Wednesday, August 12, 2009

Office of the Dead

The Diurnal includes the texts for the Office of the Dead (starting from MD (135), and saying it on behalf of a particular soul, selected souls, or all souls in purgatory is a great spiritual work of mercy. For those with ambitions to say Matins but whose Latin (or stamina) is not yet up to the task, saying Matins of the Dead each day might be a good and worthy way to work up to the full thing. It is also a particularly beautiful and haunting Office.

What is the Office of the Dead?

The Office of the Dead consists of first Vespers (ie said the night before), Matins and Lauds, and is said for the repose of the souls of the faithful departed. It can be said for one person, or for many.

It is a very ancient Office, and probably took on its current form around the seventh century. It became very popular in the middle ages, with many monasteries earning considerable income by saying it on behalf of laypeople.

It can be said any day, but traditionally it was not said on the equivalent of second and first class feasts, but was said:
  • on the day of burial, and third and seventh day after the funeral;
  • on the anniversary of the death;
  • Pius V recommended it be said on the the first free day in the month, the Mondays of Advent and Lent, on some vigils, and ember days; and
  • All Soul's Day.
How to say it.

The Office can of course be said instead of the normal Office (unless you are a priest or religious bound to the recitation of the Office). But if you want to say it as well, say the normal Office of Vespers first, then Vespers for the Dead; Matins and Lauds of the day, then Matins and Lauds of the Dead. You might also choose just to say one of these hours, not all three.

The Office for the Dead has no introductory texts, you just launch into the antiphons and psalms as written. There are though two things you need to decide in advance:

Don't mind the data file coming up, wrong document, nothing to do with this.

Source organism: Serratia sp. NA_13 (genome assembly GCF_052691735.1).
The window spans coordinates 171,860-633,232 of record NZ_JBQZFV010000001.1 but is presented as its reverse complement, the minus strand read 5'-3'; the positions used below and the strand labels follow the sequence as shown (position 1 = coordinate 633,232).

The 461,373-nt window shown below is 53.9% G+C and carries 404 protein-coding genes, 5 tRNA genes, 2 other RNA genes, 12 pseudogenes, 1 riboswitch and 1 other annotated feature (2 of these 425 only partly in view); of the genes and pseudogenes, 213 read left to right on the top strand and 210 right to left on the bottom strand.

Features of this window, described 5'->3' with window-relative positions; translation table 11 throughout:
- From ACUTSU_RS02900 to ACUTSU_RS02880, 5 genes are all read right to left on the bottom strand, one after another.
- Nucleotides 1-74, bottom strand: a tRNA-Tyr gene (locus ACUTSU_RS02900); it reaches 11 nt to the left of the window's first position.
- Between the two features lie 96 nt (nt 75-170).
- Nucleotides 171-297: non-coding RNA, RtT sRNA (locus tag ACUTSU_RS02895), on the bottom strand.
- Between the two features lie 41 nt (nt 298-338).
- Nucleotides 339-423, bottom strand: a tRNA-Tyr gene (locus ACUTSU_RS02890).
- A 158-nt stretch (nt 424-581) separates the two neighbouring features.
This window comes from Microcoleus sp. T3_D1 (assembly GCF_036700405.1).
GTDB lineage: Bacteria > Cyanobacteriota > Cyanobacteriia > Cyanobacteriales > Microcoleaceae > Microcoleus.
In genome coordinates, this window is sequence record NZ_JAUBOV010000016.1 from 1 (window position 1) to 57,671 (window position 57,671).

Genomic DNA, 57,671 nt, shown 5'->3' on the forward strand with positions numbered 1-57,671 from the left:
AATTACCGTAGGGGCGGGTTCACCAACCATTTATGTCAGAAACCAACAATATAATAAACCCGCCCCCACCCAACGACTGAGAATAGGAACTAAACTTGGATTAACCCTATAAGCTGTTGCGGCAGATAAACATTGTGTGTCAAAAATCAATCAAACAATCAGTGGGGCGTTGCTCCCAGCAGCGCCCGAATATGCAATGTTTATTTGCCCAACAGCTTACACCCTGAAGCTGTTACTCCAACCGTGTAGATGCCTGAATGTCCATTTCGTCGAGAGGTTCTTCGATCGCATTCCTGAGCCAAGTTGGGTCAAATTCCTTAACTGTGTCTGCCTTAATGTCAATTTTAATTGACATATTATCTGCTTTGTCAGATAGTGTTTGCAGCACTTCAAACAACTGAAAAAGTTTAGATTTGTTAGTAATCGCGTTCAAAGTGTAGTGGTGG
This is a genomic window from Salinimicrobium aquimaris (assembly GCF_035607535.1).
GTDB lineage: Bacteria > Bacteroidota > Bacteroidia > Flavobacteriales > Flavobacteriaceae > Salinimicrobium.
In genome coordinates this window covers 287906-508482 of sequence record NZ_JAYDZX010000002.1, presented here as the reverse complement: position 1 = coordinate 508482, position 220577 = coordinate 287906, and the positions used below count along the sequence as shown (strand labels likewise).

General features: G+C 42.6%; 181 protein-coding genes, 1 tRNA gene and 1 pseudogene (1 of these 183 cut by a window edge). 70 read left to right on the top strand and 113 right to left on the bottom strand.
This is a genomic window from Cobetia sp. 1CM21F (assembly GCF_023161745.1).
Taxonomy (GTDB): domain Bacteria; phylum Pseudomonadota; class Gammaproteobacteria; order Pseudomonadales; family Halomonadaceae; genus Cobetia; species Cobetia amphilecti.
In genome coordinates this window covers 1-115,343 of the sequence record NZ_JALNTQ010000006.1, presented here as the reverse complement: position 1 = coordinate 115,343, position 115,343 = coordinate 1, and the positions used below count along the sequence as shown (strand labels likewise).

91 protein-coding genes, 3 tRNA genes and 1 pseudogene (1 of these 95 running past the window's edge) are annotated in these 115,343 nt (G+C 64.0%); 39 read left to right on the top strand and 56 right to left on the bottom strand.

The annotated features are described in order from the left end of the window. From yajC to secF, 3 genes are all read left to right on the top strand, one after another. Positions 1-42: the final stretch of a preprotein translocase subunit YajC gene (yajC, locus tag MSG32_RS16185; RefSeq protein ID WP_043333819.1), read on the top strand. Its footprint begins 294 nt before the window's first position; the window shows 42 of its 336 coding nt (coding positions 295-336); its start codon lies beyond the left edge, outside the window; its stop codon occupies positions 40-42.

• if you are saying Matins, whether to say all three 'Nocturns" or choose the one appropriate for the day of the week (you will find Sunday, Monday and Thursday on MD (137); Tuesday and Friday on MD (145); and Wednesday and Saturday on MD (154);
  • which collect to use - there is a selection from MD (174) onwards, make your choice depending on who you are saying it for and when. Mark your selection with a ribbon.
The only other thing to remember is that instead of the normal Gloria (Glory be) at the end of each psalm, you say "Requiem aeternam dona eis, Domine, et lux perpetua luceat eis" - have a look at MD (137).

Vespers of the Dead

Vespers of the Dead can be found on MD (181). It consists of:
  • five psalms each with an antiphon;
  • a versicle - MD (185);
  • Magnificat with antiphon, MD (185-6);
  • the Our Father, said kneeling, intercessory prayers and the selected collect - MD (187)
  • conclusion - MD (187).

Matins of the Dead

Can be found on MD (136)ff.

It consists of:

  • the invitatory psalm (94) with antiphon said responsorially (follow the text as set out);
  • one or three nocturns. Each nocturn consists of three psalms each with an antiphon, and three readings each followed by a responsory.
  • the collect and conclusion - MD (163).

Note that there are instruction on what to do if Lauds is not said, or Lauds is separated from Matins on MD (163).

Lauds of the Dead

Lauds of the Dead can be found on MD (163). Apart from stripping out the introductory sections of normal Lauds, it follows the same basic pattern for the psalms and canticles. The concluding prayers for the hour are on MD (173).